◦Check your birthday suit on your birthday. If you notice anything changing, growing, or bleeding on your skin, see a dermatologist. Skin cancer is very treatable when caught early.
Posted by Christy at 10:23 AM
Saturday, March 19, 2011
I am posting some video from our orphanage visit because there is a family considering one of the boys that was in Finley's little group. He is precious and I am so excited he is up for adoption!! Since video is too big to email, I cant think of any other way to have them look at the video besides putting it on my blog so I will be putting a bunch of video on my blog over the next day or so.
Photo Sharing - Video Sharing - Photo Printing
Posted by Christy at 3:34 PM
Wednesday, March 16, 2011
Does anyone know how to add a picture of Finley to my header. I would also like to change the kids pictures to more recent pictures. Anyone know how?
This picture is from my friend Kim's house this weekend. She was moving and our Sunday School Class helped move her all day after church on Sunday. The girls enjoyed themselves playing with all the boxes. This is a sweater they were getting rid of and the girls decided to put it on. They were so proud of themselves-- too cute!!!!
I love how they are holding hands!!
Posted by Christy at 8:29 AM
Monday, March 14, 2011
First off-- yes ouch is the first thought that comes to mind as well. Finley had a little conflict with her nose and the headboard of our bed-- she didn't win. Poor baby-- she was jumping on our bed and did one too many bounces and her face hit square on the headboard right at the bridge of the nose. It started pouring blood and she was screaming but it soon stopped and she was fine but I knew she was going to have one heck of a bruise and sure enough, I was right. This happened on Thursday night and this picture was taken this morning-- swelling down a lot but really black and blue- poor thing. Luckily, it has not hurt her much at all and I have just given her a bit of motrin here and there. To all you that asks, no I did not take her to the doctor because if it was broken, they would do nothing and would have just said give her motrin-- therefore we chose not to take her in-- remember she is out 4th-- been there done that :) Anyway, she seems fine and is her old happy self :)
On Thursday night the Rock and Worship show came to the Citizens Arena in our area for a show. It was amazing and had groups like MercyMe and Jars of Clay and The Afters and many others that were awesome!!!! We took the kids and while the girls fell asleep, the boys loved it. We went with a few other families from our boys school and the kids had an amazing time worshiping and singing along with some of their favorite Christian bands. That is one thing I love about the boys going to a Christian school is that they freely worship with their friends with no inhibitions. It is a beautiful thing to see!!!!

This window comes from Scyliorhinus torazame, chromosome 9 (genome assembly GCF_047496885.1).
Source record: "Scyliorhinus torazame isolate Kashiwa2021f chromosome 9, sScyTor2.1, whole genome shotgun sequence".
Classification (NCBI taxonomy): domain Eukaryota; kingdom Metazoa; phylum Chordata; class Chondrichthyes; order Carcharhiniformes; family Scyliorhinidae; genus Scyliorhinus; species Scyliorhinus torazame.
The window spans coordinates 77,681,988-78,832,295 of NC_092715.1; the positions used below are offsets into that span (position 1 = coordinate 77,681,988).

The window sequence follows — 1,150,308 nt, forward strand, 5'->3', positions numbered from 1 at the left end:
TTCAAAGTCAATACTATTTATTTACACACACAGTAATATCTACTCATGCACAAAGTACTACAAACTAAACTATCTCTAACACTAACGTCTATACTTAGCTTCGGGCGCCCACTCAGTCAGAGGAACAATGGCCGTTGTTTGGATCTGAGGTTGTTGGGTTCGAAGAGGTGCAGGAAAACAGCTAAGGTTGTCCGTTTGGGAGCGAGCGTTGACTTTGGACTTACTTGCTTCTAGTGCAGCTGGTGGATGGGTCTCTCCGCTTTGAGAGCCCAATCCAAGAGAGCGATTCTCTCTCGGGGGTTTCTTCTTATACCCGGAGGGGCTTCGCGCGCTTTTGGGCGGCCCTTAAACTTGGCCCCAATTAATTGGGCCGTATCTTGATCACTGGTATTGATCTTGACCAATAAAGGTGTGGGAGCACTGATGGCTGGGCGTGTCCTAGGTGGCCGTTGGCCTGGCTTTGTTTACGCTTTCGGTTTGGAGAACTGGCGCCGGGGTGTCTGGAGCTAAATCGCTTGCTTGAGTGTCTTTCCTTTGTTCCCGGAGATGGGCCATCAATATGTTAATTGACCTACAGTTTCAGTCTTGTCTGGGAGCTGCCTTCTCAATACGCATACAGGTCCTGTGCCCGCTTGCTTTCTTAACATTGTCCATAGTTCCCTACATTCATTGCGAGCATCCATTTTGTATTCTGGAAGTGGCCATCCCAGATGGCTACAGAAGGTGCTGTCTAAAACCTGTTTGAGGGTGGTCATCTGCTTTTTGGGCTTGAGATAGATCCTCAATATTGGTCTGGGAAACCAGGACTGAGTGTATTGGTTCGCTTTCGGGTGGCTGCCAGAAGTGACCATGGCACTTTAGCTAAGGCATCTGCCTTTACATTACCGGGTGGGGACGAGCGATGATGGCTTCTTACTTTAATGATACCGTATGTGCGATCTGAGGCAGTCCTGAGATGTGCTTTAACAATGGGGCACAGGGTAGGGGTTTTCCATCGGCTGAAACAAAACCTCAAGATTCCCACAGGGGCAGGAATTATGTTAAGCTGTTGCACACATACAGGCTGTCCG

Horrible picture but this was MercyMe lead singer. I was unbelievably impressed with this band. Not only are they one of our favorites but they were so evangelical and have an amazing heart for the Lord. They also sang I CAN ONLY IMAGINE- which is an all time favorite!!!
Again, it was an awesome night. Friday morning they were exhausted from the late night (we didn't get home till after midnight) but it was well worth it. They need these experiences with their Christian friends to not only grow their faith but to create lasting memories. My parents use to take us to "Christian Rock" concerts when I was young and I remember them so well-- I want to do the same with the kids.
Posted by Christy at 11:04 AM
Wednesday, March 9, 2011
Sunday was my 39th birthday. After church my parents had a little party for me at our favorite little pizza place. It was a lot of fun. This Friday night, we are having a big dinner out at a really awesome restaurant. Totally looking forward to that. No kids-- except Finley of course.
Posted by Christy at 7:24 AM
Monday, March 7, 2011
Not much going on here right now with the exception of me starting back to work tomorrow-- just my normal 2 days a week so it is not too bad. I have not taken many new pictures for a while so I will soon, but here are some of the pictures that have been lingering around that I never posted.
Posted by Christy at 10:00 AM
Friday, March 4, 2011
Cass and mom getting in on the action
Here they come!
We started getting Finley ready for school on Wednesday this week. We are going through a time where we go with her to school for the day and help out in the class where we come and go so she gets use to us being in and out. She has done really well and keeps an eye out to make sure I am there but when I do leave the room for a bit, she seems to be ok. She cried once when they were walking down to the playground but got over it quickly. She really seems to thrive in the preschool environment.
Posted by Christy at 8:09 AM